Types of Power

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  • Types of Power
    • Soft
      • Ability of states to persuade others without force or coercion.
        • Culture
        • Political values
        • Diplomacy / foreign policy
      • UK and EU recognised as leading soft powers
        • English language most common second-language, spoken by 1 billion
      • Some goals, such as stopping N. Korea from developing nuclear weapons, can only be achieved through hard power
        • Terrorists unlikely to be persuaded through attraction
    • Hard
      • Coercive power = wielded through threats
        • Military
          • e.g. promise of military protection
        • Economic
          • e.g. reduction of trade barriers
      • Damages the credibilty and reputation of states that employ it, e.f. USA after Iraq and Afghanistan
      • Realists: military force is the ultimate instrument in guaranteeing states' own survival
      • Economic globalisation makes state war too costly, so states compete through trade rather than war.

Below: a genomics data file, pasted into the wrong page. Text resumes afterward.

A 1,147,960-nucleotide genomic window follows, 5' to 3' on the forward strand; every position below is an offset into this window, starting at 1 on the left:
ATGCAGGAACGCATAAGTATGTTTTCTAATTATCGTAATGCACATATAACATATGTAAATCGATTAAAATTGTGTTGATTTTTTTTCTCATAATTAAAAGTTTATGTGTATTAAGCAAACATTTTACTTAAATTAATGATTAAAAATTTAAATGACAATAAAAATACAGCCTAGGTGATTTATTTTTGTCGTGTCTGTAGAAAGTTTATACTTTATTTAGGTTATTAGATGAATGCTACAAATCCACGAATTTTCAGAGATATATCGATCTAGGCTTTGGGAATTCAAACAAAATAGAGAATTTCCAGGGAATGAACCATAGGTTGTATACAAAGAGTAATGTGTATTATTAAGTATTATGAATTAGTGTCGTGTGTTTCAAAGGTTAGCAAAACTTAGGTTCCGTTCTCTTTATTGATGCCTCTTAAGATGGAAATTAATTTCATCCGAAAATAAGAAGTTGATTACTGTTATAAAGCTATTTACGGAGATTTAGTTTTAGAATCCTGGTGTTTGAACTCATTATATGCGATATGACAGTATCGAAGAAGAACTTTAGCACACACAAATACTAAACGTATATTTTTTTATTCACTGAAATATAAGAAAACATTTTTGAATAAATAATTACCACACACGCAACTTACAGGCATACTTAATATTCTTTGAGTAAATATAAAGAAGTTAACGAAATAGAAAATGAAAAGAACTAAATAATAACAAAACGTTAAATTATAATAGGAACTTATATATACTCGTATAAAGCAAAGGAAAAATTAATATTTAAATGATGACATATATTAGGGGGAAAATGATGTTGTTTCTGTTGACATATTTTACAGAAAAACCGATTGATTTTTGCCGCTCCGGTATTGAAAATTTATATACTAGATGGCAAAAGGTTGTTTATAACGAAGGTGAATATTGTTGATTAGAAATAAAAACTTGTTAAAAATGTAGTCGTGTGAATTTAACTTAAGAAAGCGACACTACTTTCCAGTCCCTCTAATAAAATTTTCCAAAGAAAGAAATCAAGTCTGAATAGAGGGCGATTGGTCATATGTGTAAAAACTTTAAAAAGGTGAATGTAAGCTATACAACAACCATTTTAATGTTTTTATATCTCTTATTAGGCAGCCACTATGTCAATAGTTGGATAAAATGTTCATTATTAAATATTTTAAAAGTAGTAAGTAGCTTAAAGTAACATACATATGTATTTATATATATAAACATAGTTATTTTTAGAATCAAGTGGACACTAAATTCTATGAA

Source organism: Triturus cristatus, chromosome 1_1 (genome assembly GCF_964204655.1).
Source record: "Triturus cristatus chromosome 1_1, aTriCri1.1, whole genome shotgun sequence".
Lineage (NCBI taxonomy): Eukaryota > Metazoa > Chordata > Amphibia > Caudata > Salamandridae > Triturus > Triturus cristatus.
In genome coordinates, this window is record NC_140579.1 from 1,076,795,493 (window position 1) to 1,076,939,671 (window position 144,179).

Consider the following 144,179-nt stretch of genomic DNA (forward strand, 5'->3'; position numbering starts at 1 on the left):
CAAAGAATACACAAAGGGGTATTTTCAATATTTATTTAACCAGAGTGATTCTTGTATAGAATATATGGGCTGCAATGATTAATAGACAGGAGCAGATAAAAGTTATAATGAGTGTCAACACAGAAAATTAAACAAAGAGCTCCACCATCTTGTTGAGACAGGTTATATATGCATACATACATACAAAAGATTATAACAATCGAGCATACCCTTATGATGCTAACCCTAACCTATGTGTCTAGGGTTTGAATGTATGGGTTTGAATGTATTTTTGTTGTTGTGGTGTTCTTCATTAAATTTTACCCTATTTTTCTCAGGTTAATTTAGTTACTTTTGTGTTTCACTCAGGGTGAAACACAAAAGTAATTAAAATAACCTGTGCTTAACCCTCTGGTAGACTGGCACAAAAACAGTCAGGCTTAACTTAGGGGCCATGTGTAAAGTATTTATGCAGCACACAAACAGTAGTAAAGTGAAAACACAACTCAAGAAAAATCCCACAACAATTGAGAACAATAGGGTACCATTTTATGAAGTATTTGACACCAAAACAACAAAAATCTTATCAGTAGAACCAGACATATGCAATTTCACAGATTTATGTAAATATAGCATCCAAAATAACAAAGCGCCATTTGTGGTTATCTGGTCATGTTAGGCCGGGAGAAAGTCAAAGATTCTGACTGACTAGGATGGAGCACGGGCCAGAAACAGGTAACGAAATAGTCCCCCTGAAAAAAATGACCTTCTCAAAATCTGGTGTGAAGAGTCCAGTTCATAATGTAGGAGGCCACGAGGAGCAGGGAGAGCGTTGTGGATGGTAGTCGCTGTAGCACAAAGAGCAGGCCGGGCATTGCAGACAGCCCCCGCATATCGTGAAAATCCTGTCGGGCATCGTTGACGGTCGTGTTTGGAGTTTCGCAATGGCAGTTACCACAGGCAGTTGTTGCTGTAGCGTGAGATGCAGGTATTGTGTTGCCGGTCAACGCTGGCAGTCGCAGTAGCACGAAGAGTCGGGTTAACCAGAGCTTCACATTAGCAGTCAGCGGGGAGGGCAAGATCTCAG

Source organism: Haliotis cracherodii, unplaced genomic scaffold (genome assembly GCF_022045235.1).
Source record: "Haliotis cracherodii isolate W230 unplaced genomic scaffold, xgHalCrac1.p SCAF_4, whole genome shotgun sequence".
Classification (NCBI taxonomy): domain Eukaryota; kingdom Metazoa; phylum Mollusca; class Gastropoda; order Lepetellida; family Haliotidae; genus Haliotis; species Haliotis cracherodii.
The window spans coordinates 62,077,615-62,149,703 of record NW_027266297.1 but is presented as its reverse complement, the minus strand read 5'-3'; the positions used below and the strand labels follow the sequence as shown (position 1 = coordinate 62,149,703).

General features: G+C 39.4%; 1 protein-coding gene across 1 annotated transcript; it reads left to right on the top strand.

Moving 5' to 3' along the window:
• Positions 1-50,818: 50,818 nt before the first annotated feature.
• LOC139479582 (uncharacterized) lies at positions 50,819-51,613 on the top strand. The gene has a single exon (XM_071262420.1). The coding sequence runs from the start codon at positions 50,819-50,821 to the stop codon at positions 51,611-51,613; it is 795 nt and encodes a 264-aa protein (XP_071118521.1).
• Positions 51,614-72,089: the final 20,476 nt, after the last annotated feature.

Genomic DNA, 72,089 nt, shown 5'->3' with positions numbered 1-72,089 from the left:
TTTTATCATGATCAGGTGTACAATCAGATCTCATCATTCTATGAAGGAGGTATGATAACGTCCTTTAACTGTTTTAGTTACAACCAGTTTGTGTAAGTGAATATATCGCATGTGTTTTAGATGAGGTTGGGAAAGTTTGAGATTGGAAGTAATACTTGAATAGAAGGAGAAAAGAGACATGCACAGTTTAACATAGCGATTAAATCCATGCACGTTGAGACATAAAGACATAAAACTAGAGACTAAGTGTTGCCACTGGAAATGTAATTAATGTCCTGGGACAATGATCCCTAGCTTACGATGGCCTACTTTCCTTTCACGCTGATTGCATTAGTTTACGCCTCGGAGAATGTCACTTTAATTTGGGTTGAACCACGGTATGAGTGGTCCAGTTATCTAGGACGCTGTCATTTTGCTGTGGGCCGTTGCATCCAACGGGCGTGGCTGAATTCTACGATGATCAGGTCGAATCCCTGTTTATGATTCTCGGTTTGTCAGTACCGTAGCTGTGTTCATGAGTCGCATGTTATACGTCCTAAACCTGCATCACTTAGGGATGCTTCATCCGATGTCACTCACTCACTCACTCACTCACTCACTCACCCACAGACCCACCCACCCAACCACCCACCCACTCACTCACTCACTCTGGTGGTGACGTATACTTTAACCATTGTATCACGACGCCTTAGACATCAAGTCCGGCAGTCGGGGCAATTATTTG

• Dell Theory of Conflict Resolution
    • Smart
      • Skilful combination of hard and soft power
      • 2008 election of Barack Obama
        • Iran - used damaging economic sanctions as well as diplomacy to reach out to the Iranian public
      • About choosing the right tools for each specific situation
    • Joseph Nye
      • American political scientist
    • Power
      • Three types of power
        • Joseph Nye
          • American political scientist
        • Power as capability
        • Power as a relationship
        • Power as structural


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